Linden Lab has announced that it is working on three projects that each will reduce some amount of unnecessary lag and delays from Second Life.
All three are positive improvements, and at least one has been on many peoples’ wishlists for rather a while now. Those aren’t the only things in the works, however.
The first (and perhaps the most radical) of the projects is to shift texture baking out of the viewer, and process it through a new farm of dedicated servers. This should speed up appearance changes, and significantly reduce the amount of data sent to Second Life viewers when appearance and clothing changes occur. This project has been codenamed Project Sunshine.
The second involves more modern and reliable HTTP communications through a new code library – though it isn’t clear whether that is one that has been developed in-house, or whether it is a third-party component.
The last, and perhaps most commonly requested over the years, is an improved system of object caching and cache-coherence signalling which will allow the viewer to take more advantage of data which it has already downloaded. That’s definitely long-overdue. My understanding is that proposals for all of these projects have been floating around the Lab for some considerable amount of time.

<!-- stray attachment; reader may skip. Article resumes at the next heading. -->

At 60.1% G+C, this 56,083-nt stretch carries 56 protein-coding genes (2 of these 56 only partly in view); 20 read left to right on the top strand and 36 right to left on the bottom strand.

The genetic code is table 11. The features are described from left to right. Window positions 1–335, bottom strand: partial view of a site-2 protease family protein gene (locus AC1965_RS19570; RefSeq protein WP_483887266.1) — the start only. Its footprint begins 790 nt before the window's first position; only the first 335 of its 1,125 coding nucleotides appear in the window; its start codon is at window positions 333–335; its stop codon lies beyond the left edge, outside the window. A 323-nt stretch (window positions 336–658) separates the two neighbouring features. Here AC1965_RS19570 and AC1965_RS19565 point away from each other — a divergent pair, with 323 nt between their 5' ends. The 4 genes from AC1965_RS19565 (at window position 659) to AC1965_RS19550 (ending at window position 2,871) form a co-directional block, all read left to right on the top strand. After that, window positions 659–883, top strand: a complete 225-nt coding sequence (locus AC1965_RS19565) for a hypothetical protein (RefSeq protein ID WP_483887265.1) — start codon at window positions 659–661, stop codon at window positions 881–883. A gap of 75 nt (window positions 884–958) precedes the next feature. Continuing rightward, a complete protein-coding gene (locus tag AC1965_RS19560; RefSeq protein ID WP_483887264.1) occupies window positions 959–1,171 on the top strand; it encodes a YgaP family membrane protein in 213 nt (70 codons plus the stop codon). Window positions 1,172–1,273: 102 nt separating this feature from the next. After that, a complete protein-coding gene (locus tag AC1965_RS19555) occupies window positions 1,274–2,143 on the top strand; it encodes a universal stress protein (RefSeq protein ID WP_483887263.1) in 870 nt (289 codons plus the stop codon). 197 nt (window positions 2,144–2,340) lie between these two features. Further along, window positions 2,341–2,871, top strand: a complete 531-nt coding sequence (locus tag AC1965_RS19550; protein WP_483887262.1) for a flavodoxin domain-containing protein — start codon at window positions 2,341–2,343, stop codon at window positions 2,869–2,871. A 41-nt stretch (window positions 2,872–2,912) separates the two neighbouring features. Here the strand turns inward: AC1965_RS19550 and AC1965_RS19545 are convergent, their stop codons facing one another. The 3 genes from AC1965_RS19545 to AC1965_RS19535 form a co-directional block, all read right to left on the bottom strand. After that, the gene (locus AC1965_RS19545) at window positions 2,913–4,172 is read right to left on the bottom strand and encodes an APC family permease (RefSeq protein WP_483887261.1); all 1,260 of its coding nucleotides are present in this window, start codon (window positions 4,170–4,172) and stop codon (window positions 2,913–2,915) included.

In addition, the Lab is shutting down one of its three data-centres, moving operations to just two, to minimise communications delays between centres, and eliminate two points of failure. The Lab is also shelling out a pretty-penny upgrading server hardware throughout its operation, in order to boost region-performance.
Collectively, the whole operation to reduce Second Life lag is codenamed Project Shining, and I expect pieces of it to roll out over the next six months, probably by the end of the year, all things being equal. These projects are big-deal items that must have taken considerable planning and pre-production before the Lab would even consider announcing them. It looks like the Lab is pretty serious about this. Let’s hope that it is successful, as well.
Linden Lab was not immediately available for additional comment.